Transition Success Story: James Williams III
Doctors once told James Williams's parents their son should be institutionalized due to his severe intellectual disability and autism. Now 22, James is employed and has an active social life. He recently was offered a position working full time at a convenience store, where he is responsible for scanning the stock to let the manager know when they need more items in the store, in addition to ensuring that the aisles are neat and clean, and the shelves and magazine racks are stocked. He also works part time at the University of Maryland in the cafeteria, and has impressed his manager and supervisors with his work ethic. On weekends, James participates in a social club called The Weekenders with other individuals with disabilities, going to the movies and dinner theaters, bowling, playing board games, visiting museums, and other activities. He is also involved in a church group and the Special Olympics.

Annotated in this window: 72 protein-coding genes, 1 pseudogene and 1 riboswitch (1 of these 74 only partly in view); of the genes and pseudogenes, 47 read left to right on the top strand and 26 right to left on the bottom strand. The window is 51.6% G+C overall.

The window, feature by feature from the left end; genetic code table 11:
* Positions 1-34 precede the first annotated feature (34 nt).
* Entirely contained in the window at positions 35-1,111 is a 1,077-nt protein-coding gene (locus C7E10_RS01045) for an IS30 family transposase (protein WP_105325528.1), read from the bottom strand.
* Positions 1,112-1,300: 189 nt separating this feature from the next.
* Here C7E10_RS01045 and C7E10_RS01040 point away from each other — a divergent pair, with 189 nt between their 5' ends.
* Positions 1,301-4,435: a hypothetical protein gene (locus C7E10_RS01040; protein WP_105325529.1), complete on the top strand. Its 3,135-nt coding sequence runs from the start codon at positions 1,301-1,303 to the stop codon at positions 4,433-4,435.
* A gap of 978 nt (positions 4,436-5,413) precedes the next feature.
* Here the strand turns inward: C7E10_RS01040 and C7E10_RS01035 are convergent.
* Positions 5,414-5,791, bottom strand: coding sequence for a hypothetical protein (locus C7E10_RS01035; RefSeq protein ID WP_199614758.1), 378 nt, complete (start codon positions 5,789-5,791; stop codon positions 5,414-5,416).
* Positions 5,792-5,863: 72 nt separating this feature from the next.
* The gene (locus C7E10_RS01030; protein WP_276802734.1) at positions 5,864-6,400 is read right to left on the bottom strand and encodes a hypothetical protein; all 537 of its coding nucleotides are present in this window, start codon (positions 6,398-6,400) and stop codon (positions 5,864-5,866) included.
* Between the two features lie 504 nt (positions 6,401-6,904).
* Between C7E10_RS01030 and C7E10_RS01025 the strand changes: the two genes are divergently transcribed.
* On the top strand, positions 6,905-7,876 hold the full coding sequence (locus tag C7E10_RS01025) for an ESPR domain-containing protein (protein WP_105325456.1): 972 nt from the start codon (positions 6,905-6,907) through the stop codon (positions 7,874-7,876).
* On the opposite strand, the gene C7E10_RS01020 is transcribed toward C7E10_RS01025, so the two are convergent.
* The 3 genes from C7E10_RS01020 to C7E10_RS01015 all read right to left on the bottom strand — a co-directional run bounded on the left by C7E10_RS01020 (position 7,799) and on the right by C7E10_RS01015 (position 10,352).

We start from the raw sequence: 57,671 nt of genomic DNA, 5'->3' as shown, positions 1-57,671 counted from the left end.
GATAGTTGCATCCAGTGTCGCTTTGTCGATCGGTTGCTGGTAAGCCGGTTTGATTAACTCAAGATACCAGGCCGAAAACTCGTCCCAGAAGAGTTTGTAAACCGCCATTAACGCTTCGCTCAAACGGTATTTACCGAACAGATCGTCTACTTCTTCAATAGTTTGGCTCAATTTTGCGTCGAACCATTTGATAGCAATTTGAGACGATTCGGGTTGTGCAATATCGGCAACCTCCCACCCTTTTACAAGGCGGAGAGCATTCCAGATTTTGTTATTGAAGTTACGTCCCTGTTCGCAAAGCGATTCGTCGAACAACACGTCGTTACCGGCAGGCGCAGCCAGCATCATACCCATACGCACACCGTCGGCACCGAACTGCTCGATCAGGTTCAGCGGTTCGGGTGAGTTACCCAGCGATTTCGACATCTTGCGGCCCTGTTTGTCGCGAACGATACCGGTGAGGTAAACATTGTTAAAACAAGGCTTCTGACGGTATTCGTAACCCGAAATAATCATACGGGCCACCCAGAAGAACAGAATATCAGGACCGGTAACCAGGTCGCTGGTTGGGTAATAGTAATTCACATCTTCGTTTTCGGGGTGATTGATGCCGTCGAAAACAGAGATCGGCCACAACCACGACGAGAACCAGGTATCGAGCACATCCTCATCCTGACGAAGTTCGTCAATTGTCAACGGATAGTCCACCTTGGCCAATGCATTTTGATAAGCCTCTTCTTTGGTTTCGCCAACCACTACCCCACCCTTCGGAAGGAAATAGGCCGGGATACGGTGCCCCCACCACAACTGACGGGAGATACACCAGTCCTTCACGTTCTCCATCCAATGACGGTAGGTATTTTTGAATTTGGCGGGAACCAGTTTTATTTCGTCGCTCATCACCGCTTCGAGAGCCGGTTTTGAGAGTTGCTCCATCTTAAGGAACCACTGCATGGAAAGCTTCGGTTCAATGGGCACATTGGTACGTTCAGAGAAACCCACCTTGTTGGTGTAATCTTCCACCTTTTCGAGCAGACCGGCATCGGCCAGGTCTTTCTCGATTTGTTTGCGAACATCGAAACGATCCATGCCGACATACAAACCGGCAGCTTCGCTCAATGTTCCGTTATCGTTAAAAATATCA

Keys to Success
James received more than 15 years of special education and behavioral intervention services at Kennedy Krieger Institute. Through the Institute's specialized autism education program, James developed important life skills and participated in work-based learning. Throughout James's childhood, his parents maintained high expectations for James. “Autism is a diagnosis, not an excuse,” is an oft-cited mantra of James's parents, who insisted that James wash his own clothes, clean his room, make his bed, take out the trash, clean the bathroom, and vacuum the house. James's family actively sought out vocational, employment, and social opportunities for James throughout the community.
“We are so, so proud of James for his achievements. Seeing where he was, compared to where he is now, he's done nothing but make us very, very proud.”
—James and Sheila Williams, parents of James
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